The links between companies’ HR and Risk functions are evolving rapidly as businesses transform themselves and embrace the digital economy. The growing influence of innovation and data is leading companies to adopt new technologies and ways of working, introduce greater automation and prioritise novel areas of talent and expertise.
We believe that these changes have some profound implications for HR and Risk.
The first is that people and risk are intrinsically linked. Both are an inherent feature of every business; and a critical source (or barrier) of sustainable change. Experience shows that every element of risk has a human aspect and that every human activity carries a degree of risk. For example, the foundation of every business scandal or failure is human behaviour. An intelligent, holistic approach to both topics understands that businesses can’t divorce risk from people.
The second implication is that risks, in themselves, are not always something to be avoided at all costs. With a few exceptions – such as fraud – most strategic and operational risks cannot be eliminated. Rather, businesses need to remind themselves to take an intelligent approach to risk that considers not only the downsides but also the corresponding upsides to every decision. Firms should aim to develop an environment that encourages people to take measured risks, such as testing new products and new ways of working, without fear of failure. Fail fast, learn, adapt and enhance risk management.
So how should businesses’ HR and Risk functions respond to this changing picture?
In our view, both functions have a vital contribution to make to the disruption and re-engineering of traditional business models. But rising to these challenges will require a more connected and confident mind-set. This is a theme addressed in KPMG’s recent Future of HR 2019 report, which identifies a divide between HR functions willing to embrace new approaches and those suffering from inertia in the face of change.
For HR teams, there is a need to better connect their activities with risk. That not only means giving more thought to the HR aspects of external risks such as political or economic volatility. It also requires HR professionals to view their everyday activities such as recruitment, retention and motivation through a risk lens.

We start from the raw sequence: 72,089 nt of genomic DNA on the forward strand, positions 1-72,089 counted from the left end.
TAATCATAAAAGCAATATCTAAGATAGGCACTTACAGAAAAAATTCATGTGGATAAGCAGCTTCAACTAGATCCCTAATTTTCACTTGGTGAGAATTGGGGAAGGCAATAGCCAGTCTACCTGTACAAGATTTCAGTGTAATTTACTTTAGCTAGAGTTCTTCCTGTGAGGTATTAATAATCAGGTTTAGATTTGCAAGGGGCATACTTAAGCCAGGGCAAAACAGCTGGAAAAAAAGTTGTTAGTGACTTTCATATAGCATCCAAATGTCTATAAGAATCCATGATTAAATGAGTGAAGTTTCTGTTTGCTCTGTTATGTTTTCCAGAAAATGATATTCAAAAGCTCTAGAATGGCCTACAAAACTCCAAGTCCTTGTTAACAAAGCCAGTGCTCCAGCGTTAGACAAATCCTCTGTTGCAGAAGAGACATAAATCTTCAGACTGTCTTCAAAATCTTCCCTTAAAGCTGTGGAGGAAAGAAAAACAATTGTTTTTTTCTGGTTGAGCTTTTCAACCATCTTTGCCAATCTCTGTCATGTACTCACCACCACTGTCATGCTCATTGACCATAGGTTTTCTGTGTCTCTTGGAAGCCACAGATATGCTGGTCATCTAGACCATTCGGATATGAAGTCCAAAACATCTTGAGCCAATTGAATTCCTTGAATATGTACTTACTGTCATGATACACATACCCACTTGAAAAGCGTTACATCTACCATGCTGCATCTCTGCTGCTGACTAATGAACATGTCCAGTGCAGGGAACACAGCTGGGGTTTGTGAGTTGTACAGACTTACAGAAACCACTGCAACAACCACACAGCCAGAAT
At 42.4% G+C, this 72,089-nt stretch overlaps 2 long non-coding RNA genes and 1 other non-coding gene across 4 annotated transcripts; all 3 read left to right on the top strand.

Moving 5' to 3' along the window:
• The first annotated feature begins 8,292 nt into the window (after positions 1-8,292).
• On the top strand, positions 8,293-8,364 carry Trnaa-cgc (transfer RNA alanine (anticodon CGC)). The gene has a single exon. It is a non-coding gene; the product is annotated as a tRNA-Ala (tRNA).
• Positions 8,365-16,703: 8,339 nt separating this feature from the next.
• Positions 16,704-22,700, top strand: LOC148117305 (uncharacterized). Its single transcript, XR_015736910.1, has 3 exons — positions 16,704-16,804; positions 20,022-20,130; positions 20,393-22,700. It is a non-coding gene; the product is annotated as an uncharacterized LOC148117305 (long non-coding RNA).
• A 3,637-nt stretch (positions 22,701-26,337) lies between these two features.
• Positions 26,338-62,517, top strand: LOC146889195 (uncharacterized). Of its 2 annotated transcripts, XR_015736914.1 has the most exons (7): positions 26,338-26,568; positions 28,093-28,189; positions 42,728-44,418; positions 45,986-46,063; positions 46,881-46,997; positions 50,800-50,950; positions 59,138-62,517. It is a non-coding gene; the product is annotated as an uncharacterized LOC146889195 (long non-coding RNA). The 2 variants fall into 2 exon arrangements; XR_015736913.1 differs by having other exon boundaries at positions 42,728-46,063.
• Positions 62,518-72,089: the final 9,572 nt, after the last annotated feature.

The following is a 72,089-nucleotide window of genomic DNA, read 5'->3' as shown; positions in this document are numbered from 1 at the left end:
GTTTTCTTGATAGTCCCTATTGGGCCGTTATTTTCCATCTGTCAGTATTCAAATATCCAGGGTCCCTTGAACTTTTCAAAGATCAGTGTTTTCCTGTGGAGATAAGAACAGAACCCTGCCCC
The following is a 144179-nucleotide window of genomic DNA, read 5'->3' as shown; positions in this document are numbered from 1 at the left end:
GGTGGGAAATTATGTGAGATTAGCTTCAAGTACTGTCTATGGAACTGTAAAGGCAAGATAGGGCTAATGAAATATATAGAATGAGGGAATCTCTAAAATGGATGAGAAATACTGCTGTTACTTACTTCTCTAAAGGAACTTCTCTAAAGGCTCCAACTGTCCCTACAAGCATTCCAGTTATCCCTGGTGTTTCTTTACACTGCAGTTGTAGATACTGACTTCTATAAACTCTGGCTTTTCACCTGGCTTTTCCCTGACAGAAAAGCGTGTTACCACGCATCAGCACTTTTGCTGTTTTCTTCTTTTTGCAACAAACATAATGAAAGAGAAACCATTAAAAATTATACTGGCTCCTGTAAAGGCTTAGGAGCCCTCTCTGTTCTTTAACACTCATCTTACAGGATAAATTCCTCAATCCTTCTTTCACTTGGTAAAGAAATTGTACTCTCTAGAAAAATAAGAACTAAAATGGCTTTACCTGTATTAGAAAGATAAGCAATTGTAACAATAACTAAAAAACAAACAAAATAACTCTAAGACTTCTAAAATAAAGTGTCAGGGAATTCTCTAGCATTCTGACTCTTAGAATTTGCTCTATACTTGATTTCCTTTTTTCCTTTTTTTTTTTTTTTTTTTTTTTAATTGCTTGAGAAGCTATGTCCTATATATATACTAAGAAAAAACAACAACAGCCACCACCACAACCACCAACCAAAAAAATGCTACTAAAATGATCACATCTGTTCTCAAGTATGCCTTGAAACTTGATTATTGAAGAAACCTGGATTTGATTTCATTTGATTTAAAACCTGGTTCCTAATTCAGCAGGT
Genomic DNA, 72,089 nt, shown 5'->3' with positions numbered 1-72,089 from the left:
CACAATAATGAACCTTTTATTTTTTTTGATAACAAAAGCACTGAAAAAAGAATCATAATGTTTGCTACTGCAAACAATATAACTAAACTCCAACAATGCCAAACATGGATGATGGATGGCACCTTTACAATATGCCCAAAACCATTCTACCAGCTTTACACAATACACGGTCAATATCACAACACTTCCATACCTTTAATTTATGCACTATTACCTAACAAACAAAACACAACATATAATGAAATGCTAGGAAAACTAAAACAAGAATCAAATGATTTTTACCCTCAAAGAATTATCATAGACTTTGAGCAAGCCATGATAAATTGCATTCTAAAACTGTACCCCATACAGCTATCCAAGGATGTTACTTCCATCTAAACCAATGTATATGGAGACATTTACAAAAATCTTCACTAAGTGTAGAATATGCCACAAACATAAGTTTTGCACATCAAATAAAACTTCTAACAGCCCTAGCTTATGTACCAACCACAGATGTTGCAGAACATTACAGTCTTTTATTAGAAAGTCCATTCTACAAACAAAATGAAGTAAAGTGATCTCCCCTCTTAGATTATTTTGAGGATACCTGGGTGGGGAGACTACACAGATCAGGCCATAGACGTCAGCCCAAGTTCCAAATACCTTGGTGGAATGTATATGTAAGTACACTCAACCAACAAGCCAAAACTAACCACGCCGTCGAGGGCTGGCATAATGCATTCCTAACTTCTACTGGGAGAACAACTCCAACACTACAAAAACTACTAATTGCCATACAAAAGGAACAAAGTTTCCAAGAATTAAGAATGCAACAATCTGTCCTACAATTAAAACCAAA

Unsurprisingly, the reverse is true for Risk functions. Risk professionals need to give more thought to the unpredictability and irrationality of human decision-making and the cultural ‘system’ running in a business. A precise, refined or rigid approach to risk can be all too easily undermined by individual behaviour.
In short, we believe that many businesses’ HR and Risk functions should become more closely integrated. This not only mirrors the growing global importance of collaborative innovation. It also reflects an increasing awareness of the value that can flow from greater internal agility, accountability and responsiveness.
Closer connections and better cross-functional thinking will make it easier for firms to take a smarter, more strategic view of the interconnections between HR and Risk activities. It could also lead to the emergence of new specialised disciplines of People and Conduct Risk.
In the longer term, better collaboration between HR and Risk will help companies to take a smart, proportional approach to managing risk. It will also allow firms to build a risk culture or ‘personality’ that complements their strategic goals and promotes a healthy, mature attitude to risk. That will empower all of a businesses’ people to understand, manage and embrace risk, not stifle agility.